Stores Comparison: IKEA vs. JYSK

Stores Comparison: IKEA vs. JYSK
Stores Comparison: IKEA vs. JYSK


Oh Scandinavia, how beautiful and serene. These countries are known for their deep fjords, tall residents, rich Viking heritage… and furniture stores?

The most well-known Scandinavian furniture store is IKEA. It was founded in 1943 in Almhult, Sweden. The store has become a popular franchise that operates stores in over 25 countries. While it may be the first Scandinavian furniture store shoppers think of, it’s not the only one.

Another Scandinavian furniture store franchise is JYSK. This store was opened over 30 years after IKEA in 1979. It too is from Scandinavia, but not from Sweden. JYSK originated in Aarhus, Denmark. It operates stores across 27 countries.

It’s easy to point out the similarities between IKEA and JYSK. They both use initials for their names, they’re both Scandanavian, and they both have cheap products.

IKEA is still considered to be the better of the two, but JYSK is eager to keep up with the competition. This year, they’re opening 20 new stores in Ireland. The two stores also have similar prices, and surprisingly JYSK is cheaper. This is not to say, however, that it is better.

One reviewer of JYSK said it is “the poor man’s IKEA.” Their products are cheap for the sake of being cheap. The quality is not as durable as desired.

IKEA designs and manufactures all their own furniture. They work to keep the cost down and make a quality design. JYSK doesn’t. They buy whatever furniture they can get in their store. Many of these products are direct rip-offs of IKEA’s. Their Danny bookcase is nearly the same as IKEA’s Billy bookcase. It even has a boy’s name. The biggest catch? It’s 15% cheaper than the Billy bookcase.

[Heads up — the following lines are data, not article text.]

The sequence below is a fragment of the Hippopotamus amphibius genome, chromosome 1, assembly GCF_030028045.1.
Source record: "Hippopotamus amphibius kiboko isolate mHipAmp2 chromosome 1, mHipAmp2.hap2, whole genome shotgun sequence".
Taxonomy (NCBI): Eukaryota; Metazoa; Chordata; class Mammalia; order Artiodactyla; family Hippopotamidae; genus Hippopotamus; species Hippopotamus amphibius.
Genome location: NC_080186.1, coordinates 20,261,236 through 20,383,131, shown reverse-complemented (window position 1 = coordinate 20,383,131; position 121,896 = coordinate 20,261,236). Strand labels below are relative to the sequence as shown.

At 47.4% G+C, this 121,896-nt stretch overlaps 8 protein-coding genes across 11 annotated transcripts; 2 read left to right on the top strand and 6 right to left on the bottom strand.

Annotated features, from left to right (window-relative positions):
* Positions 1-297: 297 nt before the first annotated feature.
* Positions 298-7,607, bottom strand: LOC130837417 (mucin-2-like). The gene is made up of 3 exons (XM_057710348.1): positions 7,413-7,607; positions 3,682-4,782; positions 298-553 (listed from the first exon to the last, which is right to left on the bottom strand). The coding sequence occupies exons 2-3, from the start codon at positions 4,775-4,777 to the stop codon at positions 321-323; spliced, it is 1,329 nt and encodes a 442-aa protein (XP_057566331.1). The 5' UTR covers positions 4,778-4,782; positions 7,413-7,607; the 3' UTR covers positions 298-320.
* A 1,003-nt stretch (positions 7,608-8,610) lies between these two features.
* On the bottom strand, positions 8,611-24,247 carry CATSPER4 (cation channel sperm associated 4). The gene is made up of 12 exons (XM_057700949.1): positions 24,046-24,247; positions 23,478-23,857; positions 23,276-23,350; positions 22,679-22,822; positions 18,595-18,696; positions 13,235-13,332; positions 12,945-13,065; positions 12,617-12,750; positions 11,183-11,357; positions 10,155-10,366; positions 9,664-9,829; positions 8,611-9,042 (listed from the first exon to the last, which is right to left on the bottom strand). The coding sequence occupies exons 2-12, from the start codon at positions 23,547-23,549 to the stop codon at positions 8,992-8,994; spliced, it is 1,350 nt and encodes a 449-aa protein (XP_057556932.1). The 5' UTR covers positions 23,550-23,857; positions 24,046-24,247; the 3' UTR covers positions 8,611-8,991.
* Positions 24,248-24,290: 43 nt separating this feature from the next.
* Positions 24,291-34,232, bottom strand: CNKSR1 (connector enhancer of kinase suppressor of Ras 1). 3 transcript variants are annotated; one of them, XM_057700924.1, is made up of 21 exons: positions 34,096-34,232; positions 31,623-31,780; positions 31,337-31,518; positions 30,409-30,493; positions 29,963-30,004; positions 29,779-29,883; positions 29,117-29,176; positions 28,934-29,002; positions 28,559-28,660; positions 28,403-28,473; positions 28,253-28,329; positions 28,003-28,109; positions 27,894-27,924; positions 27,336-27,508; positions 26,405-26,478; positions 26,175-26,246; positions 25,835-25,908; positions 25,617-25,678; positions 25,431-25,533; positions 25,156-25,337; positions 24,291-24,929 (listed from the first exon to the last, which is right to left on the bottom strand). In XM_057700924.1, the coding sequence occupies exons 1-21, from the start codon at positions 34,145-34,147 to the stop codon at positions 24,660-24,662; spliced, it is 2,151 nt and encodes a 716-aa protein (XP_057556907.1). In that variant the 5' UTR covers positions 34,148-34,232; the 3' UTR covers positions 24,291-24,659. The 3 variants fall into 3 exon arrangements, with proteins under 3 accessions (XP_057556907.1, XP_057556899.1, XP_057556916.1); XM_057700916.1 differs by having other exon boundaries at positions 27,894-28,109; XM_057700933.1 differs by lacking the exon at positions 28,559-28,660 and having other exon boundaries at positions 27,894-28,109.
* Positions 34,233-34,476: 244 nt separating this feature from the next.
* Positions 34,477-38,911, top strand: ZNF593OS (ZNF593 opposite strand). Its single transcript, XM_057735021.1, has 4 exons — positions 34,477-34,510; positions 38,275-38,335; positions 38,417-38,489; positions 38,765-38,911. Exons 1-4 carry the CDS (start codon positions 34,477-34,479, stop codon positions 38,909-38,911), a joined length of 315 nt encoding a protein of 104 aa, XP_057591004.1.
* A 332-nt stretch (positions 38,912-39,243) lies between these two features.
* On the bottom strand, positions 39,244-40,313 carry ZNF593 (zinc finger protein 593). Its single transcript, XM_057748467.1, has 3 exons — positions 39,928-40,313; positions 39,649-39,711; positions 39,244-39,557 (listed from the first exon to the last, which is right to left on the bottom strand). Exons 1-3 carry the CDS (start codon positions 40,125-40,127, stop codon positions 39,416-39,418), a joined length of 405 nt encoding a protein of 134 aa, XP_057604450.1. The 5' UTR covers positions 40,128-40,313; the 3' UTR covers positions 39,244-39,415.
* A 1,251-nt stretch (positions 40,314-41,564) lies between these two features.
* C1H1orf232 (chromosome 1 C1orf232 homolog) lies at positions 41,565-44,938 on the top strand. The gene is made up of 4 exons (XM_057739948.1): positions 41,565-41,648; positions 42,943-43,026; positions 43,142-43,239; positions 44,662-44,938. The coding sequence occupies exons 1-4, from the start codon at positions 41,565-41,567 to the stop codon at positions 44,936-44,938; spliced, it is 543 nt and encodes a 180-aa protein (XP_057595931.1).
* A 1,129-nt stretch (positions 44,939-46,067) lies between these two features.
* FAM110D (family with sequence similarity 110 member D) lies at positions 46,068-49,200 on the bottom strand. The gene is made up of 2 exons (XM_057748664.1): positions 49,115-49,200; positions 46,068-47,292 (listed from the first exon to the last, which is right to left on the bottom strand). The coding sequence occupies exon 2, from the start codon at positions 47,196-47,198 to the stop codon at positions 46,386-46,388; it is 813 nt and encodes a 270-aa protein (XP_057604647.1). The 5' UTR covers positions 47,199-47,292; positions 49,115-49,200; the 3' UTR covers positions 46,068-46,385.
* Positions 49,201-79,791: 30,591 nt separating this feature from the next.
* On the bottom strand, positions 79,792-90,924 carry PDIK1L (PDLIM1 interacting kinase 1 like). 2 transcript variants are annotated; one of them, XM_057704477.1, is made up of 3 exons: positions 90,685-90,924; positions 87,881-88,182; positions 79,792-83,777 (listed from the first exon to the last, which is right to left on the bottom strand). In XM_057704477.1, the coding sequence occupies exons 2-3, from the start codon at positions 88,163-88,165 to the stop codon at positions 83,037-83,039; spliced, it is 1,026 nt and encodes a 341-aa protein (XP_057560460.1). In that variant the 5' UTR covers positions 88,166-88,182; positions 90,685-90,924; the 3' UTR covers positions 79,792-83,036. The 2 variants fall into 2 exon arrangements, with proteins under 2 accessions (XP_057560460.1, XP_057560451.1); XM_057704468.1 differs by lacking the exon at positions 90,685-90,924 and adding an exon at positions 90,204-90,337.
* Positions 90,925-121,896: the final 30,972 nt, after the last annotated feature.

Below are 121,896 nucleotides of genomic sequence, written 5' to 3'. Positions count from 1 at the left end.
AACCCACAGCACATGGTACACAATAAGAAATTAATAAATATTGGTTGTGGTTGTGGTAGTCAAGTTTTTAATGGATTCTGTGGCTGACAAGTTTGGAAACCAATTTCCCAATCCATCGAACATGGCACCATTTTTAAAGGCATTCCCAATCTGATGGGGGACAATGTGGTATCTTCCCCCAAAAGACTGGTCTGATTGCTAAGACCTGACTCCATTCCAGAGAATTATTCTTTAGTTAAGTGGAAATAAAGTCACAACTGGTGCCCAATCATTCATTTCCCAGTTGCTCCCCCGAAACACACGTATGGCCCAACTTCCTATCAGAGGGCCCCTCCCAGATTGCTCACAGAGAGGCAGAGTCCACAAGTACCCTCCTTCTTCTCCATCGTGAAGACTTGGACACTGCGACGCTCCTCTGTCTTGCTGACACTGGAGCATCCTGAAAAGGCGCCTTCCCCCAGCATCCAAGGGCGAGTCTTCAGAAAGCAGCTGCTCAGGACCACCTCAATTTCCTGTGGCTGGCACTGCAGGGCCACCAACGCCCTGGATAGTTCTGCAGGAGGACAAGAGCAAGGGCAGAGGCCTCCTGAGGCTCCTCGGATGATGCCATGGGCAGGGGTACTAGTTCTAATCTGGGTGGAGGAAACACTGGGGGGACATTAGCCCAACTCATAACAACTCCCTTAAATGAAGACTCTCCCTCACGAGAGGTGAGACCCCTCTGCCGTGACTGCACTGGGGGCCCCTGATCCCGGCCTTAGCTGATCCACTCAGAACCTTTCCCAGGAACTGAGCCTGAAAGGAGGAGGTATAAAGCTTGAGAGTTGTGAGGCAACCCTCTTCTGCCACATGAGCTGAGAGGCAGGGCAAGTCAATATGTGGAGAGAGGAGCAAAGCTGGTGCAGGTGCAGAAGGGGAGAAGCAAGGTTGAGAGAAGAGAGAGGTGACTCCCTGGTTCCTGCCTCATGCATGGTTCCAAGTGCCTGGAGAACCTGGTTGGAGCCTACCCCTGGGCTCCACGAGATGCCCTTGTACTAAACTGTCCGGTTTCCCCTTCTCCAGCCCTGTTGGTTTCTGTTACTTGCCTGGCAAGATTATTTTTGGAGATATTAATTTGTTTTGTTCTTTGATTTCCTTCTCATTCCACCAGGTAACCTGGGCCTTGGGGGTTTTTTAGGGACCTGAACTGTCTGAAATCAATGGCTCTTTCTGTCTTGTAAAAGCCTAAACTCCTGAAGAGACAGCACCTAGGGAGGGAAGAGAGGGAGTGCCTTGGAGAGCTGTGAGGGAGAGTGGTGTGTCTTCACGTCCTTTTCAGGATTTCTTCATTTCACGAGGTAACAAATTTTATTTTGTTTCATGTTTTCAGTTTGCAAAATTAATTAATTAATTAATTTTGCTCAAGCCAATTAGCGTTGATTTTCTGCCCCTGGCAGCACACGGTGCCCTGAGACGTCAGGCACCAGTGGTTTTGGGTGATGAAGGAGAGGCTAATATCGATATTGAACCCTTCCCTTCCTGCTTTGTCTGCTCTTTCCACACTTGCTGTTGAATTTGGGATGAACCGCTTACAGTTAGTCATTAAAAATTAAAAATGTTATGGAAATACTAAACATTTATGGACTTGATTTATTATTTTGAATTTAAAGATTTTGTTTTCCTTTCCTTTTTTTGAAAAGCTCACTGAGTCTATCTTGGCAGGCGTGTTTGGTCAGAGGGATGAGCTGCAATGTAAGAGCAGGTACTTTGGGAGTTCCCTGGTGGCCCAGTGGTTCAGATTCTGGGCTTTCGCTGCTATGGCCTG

What JYSK lacks in dignity, however, is made up for in their loyalty. Because of their low prices, JYSK has quite the fan base. Every day more and more customers are learning about JYSK. Shoppers are taking the opportunity to find new discount furniture instead of dumpy pieces from a local thrift shop. This means JYSK can open new stores, offer new jobs, and learn how to expand their business. For a company so similar to IKEA, they seem to have no issues getting customers. It’s said that even the Queen of Denmark is a regular at JYSK.

Despite this, the majority of the reviews for JYSK say their products are “fragile,” and “weak.” However, some say that while they don’t like all their products, they have some that they love. It seems that JYSK is a hit or a miss. What they are severely lacking, though, is a cafe. Unlike IKEA, they do not try to great an experience at their store. It is simply that: a store.

IKEA is the better choice of the two. Their products are more reliable, better designed, and will last long in the home. JYSK will have to stand the test of time and see if they can improve to reach IKEA’s level. Who knows if they will. If they want to, they may need to follow IKEA’s lead and rip off something worthwhile: those delectable Swedish meatballs. With those, they might really stand a chance.

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